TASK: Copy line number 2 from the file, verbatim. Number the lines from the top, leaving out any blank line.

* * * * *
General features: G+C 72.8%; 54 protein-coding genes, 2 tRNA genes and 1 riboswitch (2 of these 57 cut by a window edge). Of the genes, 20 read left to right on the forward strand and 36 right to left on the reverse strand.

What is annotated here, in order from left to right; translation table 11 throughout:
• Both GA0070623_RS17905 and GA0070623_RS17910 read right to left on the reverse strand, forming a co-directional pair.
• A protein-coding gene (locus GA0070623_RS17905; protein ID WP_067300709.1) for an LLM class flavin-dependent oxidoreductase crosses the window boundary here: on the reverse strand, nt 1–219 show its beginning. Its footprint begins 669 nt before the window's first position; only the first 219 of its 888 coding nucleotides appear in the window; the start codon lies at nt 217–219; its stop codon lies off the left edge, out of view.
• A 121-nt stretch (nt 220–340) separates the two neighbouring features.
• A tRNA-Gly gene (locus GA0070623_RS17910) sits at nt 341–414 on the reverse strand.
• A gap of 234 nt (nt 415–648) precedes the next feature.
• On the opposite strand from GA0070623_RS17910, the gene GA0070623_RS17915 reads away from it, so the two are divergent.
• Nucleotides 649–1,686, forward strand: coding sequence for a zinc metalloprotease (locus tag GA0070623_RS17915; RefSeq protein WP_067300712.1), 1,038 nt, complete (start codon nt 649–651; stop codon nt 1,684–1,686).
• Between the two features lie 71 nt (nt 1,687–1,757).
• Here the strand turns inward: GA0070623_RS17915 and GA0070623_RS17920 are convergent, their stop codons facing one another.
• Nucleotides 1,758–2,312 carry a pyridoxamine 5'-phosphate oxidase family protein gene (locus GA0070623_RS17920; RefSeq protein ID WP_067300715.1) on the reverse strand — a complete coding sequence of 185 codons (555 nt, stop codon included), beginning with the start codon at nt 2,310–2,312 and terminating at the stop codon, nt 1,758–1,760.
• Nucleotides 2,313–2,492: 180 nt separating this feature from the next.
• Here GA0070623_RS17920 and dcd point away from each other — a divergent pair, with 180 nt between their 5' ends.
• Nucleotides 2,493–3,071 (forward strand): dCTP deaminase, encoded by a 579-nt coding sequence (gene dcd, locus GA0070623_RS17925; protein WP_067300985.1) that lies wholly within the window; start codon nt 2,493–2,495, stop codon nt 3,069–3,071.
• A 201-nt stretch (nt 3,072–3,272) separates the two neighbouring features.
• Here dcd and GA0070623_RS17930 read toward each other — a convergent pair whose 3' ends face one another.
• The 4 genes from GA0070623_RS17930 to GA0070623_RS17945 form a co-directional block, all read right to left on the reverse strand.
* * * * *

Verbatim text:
What is annotated here, in order from left to right; translation table 11 throughout: